Bosnia Memory Project Lands $100,000 Humanities Grant

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Humanities Access Grant RecipientThe Bosnia Memory Project at Fontbonne University has received a $100,000 matching grant from the National Endowment for the Humanities (NEH). One of 34 institutions — and the only one in Missouri — to receive one of its inaugural Humanities Access grants, Fontbonne is committed to sustaining the project’s activities, which include documenting the Bosnian war, genocide and migration.

“This award is of tremendous benefit to our work with the Bosnian community,” said Dr. Ben Moore, director of the Bosnia Memory Project. “It will enable us to broaden the scope of our documentation efforts and take our public outreach to a higher level.”

The Humanities Access program offers grants of $50,000 and $100,000 to help enhance and support existing cultural programs for youth, communities of color, and economically disadvantaged populations. Thirty-four institutions and organizations will receive a total of $3,000,000 in matching funds to support humanities programming targeting groups that have historically lacked access to the humanities. In order to receive the full amount, Fontbonne and the Bosnia Memory Project must provide matching funds raised from non-federal, third-party donors.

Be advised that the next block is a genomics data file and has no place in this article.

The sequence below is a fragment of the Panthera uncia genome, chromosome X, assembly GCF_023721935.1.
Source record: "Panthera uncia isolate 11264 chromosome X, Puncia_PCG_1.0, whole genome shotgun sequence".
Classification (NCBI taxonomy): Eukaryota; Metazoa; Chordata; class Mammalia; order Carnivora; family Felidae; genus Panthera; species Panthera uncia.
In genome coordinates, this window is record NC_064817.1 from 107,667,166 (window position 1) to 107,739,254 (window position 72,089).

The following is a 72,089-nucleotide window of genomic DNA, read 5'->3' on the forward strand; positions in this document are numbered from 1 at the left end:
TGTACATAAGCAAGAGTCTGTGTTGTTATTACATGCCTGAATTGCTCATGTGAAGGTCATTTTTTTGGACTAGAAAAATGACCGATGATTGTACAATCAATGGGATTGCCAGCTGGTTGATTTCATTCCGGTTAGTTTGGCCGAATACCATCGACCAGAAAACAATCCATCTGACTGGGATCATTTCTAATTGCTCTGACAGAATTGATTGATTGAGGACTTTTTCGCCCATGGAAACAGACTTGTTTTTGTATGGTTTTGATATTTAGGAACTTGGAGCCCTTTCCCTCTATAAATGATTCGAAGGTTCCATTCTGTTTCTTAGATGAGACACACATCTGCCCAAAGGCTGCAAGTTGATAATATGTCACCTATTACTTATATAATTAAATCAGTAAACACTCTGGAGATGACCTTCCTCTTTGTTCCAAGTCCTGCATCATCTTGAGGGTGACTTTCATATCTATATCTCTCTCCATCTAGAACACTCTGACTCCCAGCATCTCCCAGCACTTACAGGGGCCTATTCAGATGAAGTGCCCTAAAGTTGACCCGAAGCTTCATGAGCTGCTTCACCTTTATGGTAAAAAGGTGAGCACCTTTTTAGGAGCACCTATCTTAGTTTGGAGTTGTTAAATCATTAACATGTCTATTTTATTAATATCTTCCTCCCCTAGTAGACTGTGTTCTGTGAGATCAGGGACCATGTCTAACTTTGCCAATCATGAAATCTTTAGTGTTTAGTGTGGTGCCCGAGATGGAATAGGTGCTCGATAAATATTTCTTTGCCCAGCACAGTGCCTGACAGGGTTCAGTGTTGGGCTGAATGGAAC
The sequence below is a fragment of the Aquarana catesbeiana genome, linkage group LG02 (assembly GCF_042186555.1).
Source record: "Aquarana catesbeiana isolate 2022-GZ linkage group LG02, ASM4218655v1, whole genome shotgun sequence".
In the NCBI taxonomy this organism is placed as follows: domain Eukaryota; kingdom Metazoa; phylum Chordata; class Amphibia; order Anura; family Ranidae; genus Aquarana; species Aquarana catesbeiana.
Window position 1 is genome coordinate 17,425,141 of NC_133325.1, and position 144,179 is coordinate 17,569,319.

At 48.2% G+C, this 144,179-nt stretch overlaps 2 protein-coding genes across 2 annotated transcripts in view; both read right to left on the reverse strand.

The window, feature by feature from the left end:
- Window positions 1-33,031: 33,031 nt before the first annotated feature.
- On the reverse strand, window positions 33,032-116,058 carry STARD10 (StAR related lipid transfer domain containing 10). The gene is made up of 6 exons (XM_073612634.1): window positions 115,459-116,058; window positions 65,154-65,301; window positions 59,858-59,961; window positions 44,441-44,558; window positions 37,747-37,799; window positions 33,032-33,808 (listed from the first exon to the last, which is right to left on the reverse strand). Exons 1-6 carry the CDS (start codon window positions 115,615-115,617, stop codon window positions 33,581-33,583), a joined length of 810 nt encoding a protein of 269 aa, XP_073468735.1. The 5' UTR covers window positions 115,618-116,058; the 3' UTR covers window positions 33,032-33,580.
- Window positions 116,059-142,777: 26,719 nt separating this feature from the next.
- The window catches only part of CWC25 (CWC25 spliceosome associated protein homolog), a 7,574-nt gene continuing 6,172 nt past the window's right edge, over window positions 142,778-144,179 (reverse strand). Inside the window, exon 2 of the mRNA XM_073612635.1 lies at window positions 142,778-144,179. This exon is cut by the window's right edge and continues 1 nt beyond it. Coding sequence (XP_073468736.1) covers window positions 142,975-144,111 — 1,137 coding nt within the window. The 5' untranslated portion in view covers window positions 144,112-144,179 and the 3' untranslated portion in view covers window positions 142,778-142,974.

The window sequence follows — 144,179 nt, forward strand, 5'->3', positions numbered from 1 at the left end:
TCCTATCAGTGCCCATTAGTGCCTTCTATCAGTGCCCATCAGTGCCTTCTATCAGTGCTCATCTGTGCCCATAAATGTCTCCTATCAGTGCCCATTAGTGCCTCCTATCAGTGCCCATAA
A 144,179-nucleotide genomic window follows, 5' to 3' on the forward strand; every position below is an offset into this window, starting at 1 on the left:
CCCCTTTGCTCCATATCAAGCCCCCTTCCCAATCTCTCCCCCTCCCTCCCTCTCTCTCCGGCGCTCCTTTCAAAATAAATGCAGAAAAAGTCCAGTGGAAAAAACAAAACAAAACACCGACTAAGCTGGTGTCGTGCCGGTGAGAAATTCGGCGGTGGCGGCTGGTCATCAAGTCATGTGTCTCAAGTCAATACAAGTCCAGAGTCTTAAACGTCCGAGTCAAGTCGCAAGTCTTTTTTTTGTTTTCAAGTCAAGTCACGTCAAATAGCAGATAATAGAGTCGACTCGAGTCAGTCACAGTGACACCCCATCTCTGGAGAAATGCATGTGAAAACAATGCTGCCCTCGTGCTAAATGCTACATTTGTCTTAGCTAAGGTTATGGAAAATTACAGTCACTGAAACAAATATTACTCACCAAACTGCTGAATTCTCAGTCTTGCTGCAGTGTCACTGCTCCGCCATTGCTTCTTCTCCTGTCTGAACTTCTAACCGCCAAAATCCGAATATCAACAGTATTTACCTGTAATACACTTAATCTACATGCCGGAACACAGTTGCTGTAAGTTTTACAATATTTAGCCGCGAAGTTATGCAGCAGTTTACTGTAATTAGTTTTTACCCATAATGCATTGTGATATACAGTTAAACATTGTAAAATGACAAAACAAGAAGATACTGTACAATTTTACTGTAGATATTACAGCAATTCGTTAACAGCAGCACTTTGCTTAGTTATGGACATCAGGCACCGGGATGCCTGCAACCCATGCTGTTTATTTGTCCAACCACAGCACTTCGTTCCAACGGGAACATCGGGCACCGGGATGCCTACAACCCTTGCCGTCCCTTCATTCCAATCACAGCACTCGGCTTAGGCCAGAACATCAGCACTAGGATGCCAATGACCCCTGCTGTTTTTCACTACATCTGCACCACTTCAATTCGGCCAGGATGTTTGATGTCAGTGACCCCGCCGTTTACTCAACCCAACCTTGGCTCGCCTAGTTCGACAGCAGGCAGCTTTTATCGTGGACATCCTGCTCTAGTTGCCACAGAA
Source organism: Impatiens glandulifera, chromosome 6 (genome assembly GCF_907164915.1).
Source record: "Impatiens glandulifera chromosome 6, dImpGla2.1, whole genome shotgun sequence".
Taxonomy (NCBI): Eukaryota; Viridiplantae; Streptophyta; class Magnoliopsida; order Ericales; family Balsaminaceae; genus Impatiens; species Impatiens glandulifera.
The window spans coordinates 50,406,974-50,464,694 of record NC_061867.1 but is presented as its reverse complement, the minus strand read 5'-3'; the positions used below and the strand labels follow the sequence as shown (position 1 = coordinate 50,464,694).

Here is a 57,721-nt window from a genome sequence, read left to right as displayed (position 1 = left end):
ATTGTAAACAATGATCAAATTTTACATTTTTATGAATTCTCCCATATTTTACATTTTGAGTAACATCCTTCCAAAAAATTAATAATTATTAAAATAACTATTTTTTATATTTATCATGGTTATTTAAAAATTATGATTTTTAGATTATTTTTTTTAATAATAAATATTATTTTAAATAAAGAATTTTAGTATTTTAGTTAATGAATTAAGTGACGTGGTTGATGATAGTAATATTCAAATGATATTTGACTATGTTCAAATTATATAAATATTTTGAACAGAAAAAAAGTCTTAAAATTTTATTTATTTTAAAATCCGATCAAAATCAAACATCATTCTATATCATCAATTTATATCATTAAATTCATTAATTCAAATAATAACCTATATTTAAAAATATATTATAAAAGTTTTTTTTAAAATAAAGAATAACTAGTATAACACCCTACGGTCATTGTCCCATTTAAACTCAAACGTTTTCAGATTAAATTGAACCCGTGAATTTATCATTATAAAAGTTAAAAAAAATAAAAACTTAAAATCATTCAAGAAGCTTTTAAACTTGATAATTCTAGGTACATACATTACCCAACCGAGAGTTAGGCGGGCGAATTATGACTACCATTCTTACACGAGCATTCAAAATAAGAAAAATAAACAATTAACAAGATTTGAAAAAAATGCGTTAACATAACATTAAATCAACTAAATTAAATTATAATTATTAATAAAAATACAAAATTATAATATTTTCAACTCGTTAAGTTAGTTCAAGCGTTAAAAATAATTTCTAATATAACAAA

“Humanities Access grants support innovative projects that will help ensure that high-quality cultural programming is available to everyone,” said NEH Chairman William D. Adams. “Americans of every age, race, and economic status should be able to access the incredible opportunities that the humanities provide.”

The work of the Bosnia Memory Project began in 2006. Part of the College of Arts and Sciences at Fontbonne University, the project preserves stories and artifacts from the Bosnian war and genocide and hosts events to raise awareness about Bosnia-Herzegovina and the Bosnian diaspora. By collaborating with students and community partners, the project actively gathers oral histories from the local Bosnian community, the largest Bosnian refugee community in the world, as part of a living archive for scholars and researchers. In recent years, it has developed a dual-credit Bosnian-American studies class in cooperation with Affton High School in South St. Louis County, a school with a large population of Bosnian-American students.

The Humanities Access grant from NEH will support a variety of growth opportunities for the Bosnia Memory Project. With these funds, the project will:

  • Expand dual-credit courses with additional high schools, with students participating in oral history collection
  • Provide means and equipment to collect additional oral histories and primary archival materials
  • Reach new audiences through public events that raise awareness about Bosnia

Learn more about the Bosnia Memory Project or make a gift at Contact Laura Farrar at or 314-889-4712 for more information about contributing to the matching fund.